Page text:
The play-within-a-play is somewhat complicated, but the premise of the story is Miguel de Cervantes is a tax collector, who has served in a number of other positions. He is accused of wrongfully taxation and has been imprisoned along with his servant, Sancho Panza. For the Oceanside Theatre, Director Ted Leib has placed the scene of the play in a South American prison in the 20th century. There is an Inquisition in progress and the prison is full of people suspected of some type of wrong doing against the government. The prisoners decide to take everything Cervantes has arrived with, but Cervantes convinces The Governor to allow him to put on a play, using the other prisoners, that they will be able to judge to decide his guilt or innocence. As the play unfolds, we meet what is seemingly a delusional, mad gentleman, a knight errant named Don Quixote and his squire, Sancho Panza. Don Quixote is on a mission to assist those in need, battling giants (windmills), assisting a fair maiden in need (Aldonza a woman working in an Inn who he believes is the fair maiden Dulcinea), battling an army of wrong-doers (Mulers drinking and carousing at the Inn and threatening Dulcinea), finding a golden helmet (a barbers shaving basin) and being knighted as Knight of the Woeful Countenance by the Inn Keeper, who he believes is in charge of the castle (the Inn) where all of this is unfolding. As the play is drawing to a close, The Governor and the other prisoners are not satisfied with the ending of the play and make Cervantes come up with a better ending, just when Cervantes is called to go before the Inquisition.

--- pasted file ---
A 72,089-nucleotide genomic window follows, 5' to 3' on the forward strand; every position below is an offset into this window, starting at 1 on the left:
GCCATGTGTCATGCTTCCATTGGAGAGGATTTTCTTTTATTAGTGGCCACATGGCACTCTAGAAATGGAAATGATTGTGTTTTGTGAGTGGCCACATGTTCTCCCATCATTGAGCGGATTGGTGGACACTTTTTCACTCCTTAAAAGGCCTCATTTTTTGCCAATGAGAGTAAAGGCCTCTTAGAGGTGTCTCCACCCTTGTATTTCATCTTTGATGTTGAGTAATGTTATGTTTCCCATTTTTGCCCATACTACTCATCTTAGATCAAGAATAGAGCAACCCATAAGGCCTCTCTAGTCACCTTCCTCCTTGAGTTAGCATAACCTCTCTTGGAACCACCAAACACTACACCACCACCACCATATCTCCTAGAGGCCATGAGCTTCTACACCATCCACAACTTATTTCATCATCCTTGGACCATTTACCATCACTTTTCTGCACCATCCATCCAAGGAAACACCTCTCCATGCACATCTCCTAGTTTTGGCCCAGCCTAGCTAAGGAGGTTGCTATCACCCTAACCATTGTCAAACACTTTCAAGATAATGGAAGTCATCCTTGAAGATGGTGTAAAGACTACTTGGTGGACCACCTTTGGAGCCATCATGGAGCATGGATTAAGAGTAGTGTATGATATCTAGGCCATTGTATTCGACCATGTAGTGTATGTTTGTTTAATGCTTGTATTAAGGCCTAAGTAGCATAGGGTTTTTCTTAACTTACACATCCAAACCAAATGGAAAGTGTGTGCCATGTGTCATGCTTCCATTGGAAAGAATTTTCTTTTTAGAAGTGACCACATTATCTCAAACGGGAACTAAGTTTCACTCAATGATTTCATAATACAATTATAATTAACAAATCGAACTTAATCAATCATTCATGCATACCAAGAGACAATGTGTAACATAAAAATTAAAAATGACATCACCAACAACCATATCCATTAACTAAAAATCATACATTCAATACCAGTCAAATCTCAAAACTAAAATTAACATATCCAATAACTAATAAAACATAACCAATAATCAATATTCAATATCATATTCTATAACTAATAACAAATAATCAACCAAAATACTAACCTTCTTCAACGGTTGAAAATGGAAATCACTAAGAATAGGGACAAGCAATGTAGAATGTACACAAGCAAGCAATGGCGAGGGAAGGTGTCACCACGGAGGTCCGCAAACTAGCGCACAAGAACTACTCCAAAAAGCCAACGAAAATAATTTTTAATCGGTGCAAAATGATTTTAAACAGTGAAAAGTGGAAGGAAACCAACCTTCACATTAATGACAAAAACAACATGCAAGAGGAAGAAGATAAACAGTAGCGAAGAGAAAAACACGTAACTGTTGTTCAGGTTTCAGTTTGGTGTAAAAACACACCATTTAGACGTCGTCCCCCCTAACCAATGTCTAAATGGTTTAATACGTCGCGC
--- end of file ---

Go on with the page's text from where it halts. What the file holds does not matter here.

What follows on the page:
The Oceanside Theatre presentation of this classic musical using a talented fifteen member cast, a 6 piece orchestra and a simple but very effective set has once again brought this Tony Award winning musical to life. Along with the amazing lead actors and actresses a supporting cast led by Tom Brault, playing the Governor/Innkeeper; Kaleb Scott, playing The Duke/Dr. Carrasco/Knight of the Mirror and Bob Himlin, playing The Padre, presents this engrossing tale with emotion and clarity.

“Man of La Mancha” is on stage at the Brooks Theatre, 217 North Coast Highway, Oceanside, until May 26th. The performances are on Saturdays at 7:30 pm and on Sundays at 2:00 pm and 7:30 pm. Ticket prices range from $19 to $34 and can be purchased at www.oceansidetheatre.org. or call 760-433-8900.


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  • Published: 1 year ago on May 13, 2019
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  • Last Modified: May 14, 2019 @ 10:39 am